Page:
Thursday, September 01, 2005

Please Let's Help the Nice People of New Orleans


I’ve already told you about a guy I met in the French Quarter named Daniel. He shines shoes for a living. Most nights he makes the two mile walk from his home in the Ninth Ward to his spot on Decatur Street where he gives the most thorough (and expensive) shoe shine you’ve ever had. His shoe shines last at least 10 minutes. The whole time he talks about the value of proper shoe care. When he’s not talking about shining shoes he talks about his mother who he takes care of with his shoe shine money. Daniel is a good man who makes the most of what little he has. He told me that his mother is proud of him.

New Orleans is full of Popeye’s Chicken and Biscuits. One night when I wanted some chickens, we went over to one of the Popeye’s stores on Esplanade in Metairie. There worked Patricia Robinson and another woman whose name I can’t remember. Never have you met anyone who enjoys her work more than Patricia Robinson. I live in a town where you can scarcely get a fast food worker to grunt at you. This Patricia Robinson treated us like she couldn’t wait until we came back for more chickens and biscuits or corns. Her staff was equally friendly. I’d eat a lot more Popeye’s if Patricia Robinson worked at the one in Garland.

The second to last time I went to New Orleans, we stayed at the Renaissance Pere Marquette hotel down by the French Quarter. One night I wanted some dessert, so I ordered it from room service. I think it was pie. The woman that brought my pie or whatever it was up to my room on the Dave Brubeck floor told me all about how proud she was of her daughter who had earlier that day been accepted to a very prestigious prep school in the area. The room service woman never graduated from high school and told me she was determined to see that her daughter gets the best education she could possibly get.

This has been about three of the people I remember from New Orleans. I don’t recall anyone who was unfriendly or threatening or cruel. For the life of me, I don’t get the mentality of the people creating havoc in that fine city’s most desperate time. Then again, I can’t remember the last time I was really hungry or desperate. Why should I understand why they do what they do? All I’m saying – to those of you who haven’t been there – is that the people of New Orleans are good people. I hope you’ll do whatever you can do to help.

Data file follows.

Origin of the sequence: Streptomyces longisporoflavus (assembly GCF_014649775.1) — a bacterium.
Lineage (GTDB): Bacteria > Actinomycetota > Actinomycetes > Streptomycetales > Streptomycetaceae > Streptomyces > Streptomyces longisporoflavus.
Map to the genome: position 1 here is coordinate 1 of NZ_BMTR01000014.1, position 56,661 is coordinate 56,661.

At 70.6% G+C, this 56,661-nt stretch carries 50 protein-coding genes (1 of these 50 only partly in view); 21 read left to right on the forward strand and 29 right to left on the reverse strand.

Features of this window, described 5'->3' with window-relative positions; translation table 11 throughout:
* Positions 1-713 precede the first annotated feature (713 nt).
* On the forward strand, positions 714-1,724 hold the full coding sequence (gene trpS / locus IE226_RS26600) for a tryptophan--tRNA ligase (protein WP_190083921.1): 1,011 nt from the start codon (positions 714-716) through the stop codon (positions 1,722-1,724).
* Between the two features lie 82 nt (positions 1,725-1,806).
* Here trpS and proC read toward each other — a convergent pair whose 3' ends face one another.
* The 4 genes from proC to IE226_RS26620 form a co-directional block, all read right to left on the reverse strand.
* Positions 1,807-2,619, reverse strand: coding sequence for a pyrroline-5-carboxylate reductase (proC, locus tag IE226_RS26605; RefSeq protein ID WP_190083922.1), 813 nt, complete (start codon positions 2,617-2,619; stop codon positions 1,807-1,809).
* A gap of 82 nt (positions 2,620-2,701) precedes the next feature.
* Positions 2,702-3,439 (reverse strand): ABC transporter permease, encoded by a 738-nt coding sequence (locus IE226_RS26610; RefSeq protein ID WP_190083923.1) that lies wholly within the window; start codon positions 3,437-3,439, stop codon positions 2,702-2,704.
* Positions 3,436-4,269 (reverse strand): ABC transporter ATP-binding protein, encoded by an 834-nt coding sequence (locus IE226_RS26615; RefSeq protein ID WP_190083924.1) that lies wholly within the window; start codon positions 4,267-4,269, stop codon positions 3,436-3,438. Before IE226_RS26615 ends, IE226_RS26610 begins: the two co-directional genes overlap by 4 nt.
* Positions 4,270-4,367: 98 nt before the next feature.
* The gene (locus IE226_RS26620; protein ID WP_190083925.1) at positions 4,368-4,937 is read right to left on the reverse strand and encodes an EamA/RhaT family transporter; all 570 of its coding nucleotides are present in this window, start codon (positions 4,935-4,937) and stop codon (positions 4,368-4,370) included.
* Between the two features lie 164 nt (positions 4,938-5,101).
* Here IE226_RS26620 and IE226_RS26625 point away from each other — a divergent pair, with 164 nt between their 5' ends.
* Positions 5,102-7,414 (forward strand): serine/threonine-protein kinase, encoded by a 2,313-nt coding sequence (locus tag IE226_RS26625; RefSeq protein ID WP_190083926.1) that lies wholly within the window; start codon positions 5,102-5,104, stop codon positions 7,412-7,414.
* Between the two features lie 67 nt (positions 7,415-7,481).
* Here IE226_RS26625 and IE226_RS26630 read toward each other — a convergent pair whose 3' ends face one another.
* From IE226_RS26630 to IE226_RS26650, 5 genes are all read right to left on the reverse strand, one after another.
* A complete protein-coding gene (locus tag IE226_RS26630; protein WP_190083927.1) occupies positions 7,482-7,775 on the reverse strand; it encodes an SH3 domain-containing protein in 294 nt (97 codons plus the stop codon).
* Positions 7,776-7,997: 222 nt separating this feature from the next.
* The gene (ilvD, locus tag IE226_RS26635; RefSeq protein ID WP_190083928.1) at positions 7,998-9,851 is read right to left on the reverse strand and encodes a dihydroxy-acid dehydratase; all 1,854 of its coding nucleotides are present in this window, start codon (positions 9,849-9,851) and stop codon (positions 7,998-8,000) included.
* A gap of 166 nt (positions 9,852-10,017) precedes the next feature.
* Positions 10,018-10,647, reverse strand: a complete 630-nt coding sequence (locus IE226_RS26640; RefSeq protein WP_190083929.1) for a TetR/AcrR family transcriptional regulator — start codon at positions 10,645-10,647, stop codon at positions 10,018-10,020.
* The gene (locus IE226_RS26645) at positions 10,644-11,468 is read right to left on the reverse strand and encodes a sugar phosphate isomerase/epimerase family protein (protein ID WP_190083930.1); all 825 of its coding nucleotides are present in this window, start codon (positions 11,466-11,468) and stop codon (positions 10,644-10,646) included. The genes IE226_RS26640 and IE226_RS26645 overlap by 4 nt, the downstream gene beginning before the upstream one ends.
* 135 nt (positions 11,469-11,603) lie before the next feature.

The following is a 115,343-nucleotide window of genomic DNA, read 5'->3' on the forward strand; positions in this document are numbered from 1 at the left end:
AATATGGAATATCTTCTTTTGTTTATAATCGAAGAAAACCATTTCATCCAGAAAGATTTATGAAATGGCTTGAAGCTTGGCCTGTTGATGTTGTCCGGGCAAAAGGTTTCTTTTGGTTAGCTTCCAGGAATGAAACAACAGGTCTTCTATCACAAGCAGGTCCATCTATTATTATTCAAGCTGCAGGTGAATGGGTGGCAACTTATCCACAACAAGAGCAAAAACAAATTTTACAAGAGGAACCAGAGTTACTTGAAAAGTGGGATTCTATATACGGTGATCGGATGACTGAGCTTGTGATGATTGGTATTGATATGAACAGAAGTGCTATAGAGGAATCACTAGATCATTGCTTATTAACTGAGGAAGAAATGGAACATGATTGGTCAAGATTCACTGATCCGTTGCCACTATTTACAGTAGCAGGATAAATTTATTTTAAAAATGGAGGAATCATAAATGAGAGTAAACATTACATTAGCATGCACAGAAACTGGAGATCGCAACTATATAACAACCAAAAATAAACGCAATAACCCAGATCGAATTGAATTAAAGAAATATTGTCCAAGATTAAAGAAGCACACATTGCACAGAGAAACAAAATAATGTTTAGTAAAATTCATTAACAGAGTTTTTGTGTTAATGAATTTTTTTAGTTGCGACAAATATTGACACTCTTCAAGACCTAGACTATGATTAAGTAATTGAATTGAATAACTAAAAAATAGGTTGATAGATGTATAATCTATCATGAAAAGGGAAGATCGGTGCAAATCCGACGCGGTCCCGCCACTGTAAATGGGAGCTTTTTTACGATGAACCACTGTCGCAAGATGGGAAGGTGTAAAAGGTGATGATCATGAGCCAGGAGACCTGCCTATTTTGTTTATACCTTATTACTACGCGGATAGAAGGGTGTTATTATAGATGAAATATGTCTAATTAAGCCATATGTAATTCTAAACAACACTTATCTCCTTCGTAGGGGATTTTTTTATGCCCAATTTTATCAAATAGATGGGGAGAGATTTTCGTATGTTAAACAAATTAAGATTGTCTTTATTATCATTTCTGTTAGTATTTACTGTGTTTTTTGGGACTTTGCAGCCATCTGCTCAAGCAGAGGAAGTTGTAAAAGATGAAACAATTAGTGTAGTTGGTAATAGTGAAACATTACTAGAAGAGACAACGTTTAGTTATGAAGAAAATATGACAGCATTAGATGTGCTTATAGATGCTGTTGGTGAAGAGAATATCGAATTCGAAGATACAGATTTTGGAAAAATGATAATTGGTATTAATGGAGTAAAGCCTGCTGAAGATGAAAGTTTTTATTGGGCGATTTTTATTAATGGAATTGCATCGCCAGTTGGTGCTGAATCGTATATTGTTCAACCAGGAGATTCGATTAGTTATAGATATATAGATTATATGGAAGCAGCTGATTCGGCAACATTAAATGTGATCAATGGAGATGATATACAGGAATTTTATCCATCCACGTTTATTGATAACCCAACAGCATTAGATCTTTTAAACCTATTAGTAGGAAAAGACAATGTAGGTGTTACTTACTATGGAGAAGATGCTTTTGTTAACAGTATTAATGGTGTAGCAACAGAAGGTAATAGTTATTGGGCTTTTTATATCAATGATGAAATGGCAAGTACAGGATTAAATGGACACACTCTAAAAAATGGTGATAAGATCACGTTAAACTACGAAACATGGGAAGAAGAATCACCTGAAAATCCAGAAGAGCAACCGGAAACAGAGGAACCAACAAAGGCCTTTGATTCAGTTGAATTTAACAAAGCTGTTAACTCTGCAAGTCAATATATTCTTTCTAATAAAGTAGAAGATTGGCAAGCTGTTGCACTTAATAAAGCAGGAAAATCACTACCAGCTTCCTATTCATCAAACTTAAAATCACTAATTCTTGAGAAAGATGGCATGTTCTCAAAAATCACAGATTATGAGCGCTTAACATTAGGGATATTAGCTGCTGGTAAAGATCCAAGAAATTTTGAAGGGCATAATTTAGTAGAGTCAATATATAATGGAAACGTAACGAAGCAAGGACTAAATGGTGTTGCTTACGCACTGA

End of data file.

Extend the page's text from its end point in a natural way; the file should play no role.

4 Comments:

Blogger Jenny said...

I need to clarify a comment I made earlier via email. I feel bad for thinking New Orleans is crummy, but I thought you told me it was dirty and full of sin?
Nevertheless, I do feel really sorry for the people of New Orleans. It's hard to believe that people are stranded, starving, and dying in our neighboring state. I wish I could do something to help them this minute instead of just writing a check! I almost started crying ealier as I was watching Dateline!

10:44 PM  
Blogger Tara said...

Jenny, I think it is the out-of-control tourists in the French Quarter that Larry was referring to, and not the people that actually live there.

Great blog Larry. I hope Dr. Shoeshine and the others are OK.

8:10 AM  
Blogger jenny said...

Thanks for the info on the French Qtr. I've never been there, but have always wanted to visit. Due to the history involved, I hope it will be perserved.

I have some "evacuees" staying at my neighbors house across the street. I'm not sure what the protocol is for something like this. I don't want to be nosey, but I'm almost thinking I should drop off a baked item?

Oh, I have a new BLOG! The address is: jennyinmckinney@blogspot.com

12:56 PM  
Anonymous Be Your Own Boss said...

Hi Larry Fe hers, I am cruising the blogs looking for any information on People Helping People and landed here. Although this post is interesting and got my attention, I will add this knowledge to my storehouse of information. I never know where People Helping People will take me. Have a great day!

5:24 PM  

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